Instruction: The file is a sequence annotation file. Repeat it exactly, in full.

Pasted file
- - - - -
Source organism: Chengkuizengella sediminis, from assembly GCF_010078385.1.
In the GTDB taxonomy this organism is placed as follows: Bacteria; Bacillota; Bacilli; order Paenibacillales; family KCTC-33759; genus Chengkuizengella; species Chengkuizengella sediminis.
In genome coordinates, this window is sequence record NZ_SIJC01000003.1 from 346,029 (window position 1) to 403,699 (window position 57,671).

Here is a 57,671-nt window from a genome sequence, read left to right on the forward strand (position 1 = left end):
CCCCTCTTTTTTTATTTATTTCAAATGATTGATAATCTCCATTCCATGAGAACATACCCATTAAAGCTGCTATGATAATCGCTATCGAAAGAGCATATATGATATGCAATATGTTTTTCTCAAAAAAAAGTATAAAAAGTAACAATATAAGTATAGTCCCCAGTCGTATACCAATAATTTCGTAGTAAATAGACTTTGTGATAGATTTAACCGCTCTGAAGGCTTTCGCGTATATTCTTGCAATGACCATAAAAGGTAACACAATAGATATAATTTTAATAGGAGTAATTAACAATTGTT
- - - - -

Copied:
Source organism: Chengkuizengella sediminis, from assembly GCF_010078385.1.
In the GTDB taxonomy this organism is placed as follows: Bacteria; Bacillota; Bacilli; order Paenibacillales; family KCTC-33759; genus Chengkuizengella; species Chengkuizengella sediminis.
In genome coordinates, this window is sequence record NZ_SIJC01000003.1 from 346,029 (window position 1) to 403,699 (window position 57,671).

Here is a 57,671-nt window from a genome sequence, read left to right on the forward strand (position 1 = left end):
CCCCTCTTTTTTTATTTATTTCAAATGATTGATAATCTCCATTCCATGAGAACATACCCATTAAAGCTGCTATGATAATCGCTATCGAAAGAGCATATATGATATGCAATATGTTTTTCTCAAAAAAAAGTATAAAAAGTAACAATATAAGTATAGTCCCCAGTCGTATACCAATAATTTCGTAGTAAATAGACTTTGTGATAGATTTAACCGCTCTGAAGGCTTTCGCGTATATTCTTGCAATGACCATAAAAGGTAACACAATAGATATAATTTTAATAGGAGTAATTAACAATTGTT